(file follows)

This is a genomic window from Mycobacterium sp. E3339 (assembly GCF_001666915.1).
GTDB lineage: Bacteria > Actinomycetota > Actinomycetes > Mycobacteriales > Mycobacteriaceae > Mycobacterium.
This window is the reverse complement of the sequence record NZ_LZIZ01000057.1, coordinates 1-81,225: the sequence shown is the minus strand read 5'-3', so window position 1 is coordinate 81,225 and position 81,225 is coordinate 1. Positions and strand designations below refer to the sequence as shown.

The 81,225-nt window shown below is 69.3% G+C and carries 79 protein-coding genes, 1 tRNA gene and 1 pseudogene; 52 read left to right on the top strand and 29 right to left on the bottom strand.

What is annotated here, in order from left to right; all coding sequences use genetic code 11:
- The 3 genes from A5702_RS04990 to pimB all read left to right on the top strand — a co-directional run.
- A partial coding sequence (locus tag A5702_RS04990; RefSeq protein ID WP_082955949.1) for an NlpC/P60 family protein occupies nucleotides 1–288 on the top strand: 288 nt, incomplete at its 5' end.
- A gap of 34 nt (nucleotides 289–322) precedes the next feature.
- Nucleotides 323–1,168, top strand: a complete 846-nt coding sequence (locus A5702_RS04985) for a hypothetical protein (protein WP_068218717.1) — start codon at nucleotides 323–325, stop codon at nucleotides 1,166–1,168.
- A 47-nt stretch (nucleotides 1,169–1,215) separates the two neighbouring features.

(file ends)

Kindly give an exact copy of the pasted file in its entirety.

This is a genomic window from Mycobacterium sp. E3339 (assembly GCF_001666915.1).
GTDB lineage: Bacteria > Actinomycetota > Actinomycetes > Mycobacteriales > Mycobacteriaceae > Mycobacterium.
This window is the reverse complement of the sequence record NZ_LZIZ01000057.1, coordinates 1-81,225: the sequence shown is the minus strand read 5'-3', so window position 1 is coordinate 81,225 and position 81,225 is coordinate 1. Positions and strand designations below refer to the sequence as shown.

The 81,225-nt window shown below is 69.3% G+C and carries 79 protein-coding genes, 1 tRNA gene and 1 pseudogene; 52 read left to right on the top strand and 29 right to left on the bottom strand.

What is annotated here, in order from left to right; all coding sequences use genetic code 11:
- The 3 genes from A5702_RS04990 to pimB all read left to right on the top strand — a co-directional run.
- A partial coding sequence (locus tag A5702_RS04990; RefSeq protein ID WP_082955949.1) for an NlpC/P60 family protein occupies nucleotides 1–288 on the top strand: 288 nt, incomplete at its 5' end.
- A gap of 34 nt (nucleotides 289–322) precedes the next feature.
- Nucleotides 323–1,168, top strand: a complete 846-nt coding sequence (locus A5702_RS04985) for a hypothetical protein (protein WP_068218717.1) — start codon at nucleotides 323–325, stop codon at nucleotides 1,166–1,168.
- A 47-nt stretch (nucleotides 1,169–1,215) separates the two neighbouring features.